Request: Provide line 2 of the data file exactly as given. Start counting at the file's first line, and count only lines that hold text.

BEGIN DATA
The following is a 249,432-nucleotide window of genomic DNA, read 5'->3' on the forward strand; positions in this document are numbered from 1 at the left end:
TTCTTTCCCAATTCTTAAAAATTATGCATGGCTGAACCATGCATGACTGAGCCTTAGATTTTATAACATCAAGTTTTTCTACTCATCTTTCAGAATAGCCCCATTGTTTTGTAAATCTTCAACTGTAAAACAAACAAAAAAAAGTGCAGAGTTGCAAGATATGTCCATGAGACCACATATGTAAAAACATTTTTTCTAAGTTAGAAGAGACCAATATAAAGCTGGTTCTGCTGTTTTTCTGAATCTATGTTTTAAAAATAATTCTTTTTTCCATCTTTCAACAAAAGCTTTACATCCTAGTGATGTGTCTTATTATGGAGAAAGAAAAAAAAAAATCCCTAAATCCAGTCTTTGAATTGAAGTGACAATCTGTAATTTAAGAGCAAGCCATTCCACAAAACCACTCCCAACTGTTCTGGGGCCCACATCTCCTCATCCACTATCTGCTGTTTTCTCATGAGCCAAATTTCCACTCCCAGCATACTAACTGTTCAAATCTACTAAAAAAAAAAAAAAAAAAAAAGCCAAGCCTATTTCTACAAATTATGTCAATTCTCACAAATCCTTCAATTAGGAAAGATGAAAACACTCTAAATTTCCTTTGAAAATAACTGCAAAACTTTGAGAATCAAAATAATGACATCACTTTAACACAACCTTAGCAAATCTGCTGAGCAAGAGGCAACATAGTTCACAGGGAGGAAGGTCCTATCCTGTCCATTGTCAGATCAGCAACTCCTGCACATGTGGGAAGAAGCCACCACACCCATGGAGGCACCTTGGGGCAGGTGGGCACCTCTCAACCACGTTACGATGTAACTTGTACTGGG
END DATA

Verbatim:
TTCTTTCCCAATTCTTAAAAATTATGCATGGCTGAACCATGCATGACTGAGCCTTAGATTTTATAACATCAAGTTTTTCTACTCATCTTTCAGAATAGCCCCATTGTTTTGTAAATCTTCAACTGTAAAACAAACAAAAAAAAGTGCAGAGTTGCAAGATATGTCCATGAGACCACATATGTAAAAACATTTTTTCTAAGTTAGAAGAGACCAATATAAAGCTGGTTCTGCTGTTTTTCTGAATCTATGTTTTAAAAATAATTCTTTTTTCCATCTTTCAACAAAAGCTTTACATCCTAGTGATGTGTCTTATTATGGAGAAAGAAAAAAAAAAATCCCTAAATCCAGTCTTTGAATTGAAGTGACAATCTGTAATTTAAGAGCAAGCCATTCCACAAAACCACTCCCAACTGTTCTGGGGCCCACATCTCCTCATCCACTATCTGCTGTTTTCTCATGAGCCAAATTTCCACTCCCAGCATACTAACTGTTCAAATCTACTAAAAAAAAAAAAAAAAAAAAAGCCAAGCCTATTTCTACAAATTATGTCAATTCTCACAAATCCTTCAATTAGGAAAGATGAAAACACTCTAAATTTCCTTTGAAAATAACTGCAAAACTTTGAGAATCAAAATAATGACATCACTTTAACACAACCTTAGCAAATCTGCTGAGCAAGAGGCAACATAGTTCACAGGGAGGAAGGTCCTATCCTGTCCATTGTCAGATCAGCAACTCCTGCACATGTGGGAAGAAGCCACCACACCCATGGAGGCACCTTGGGGCAGGTGGGCACCTCTCAACCACGTTACGATGTAACTTGTACTGGG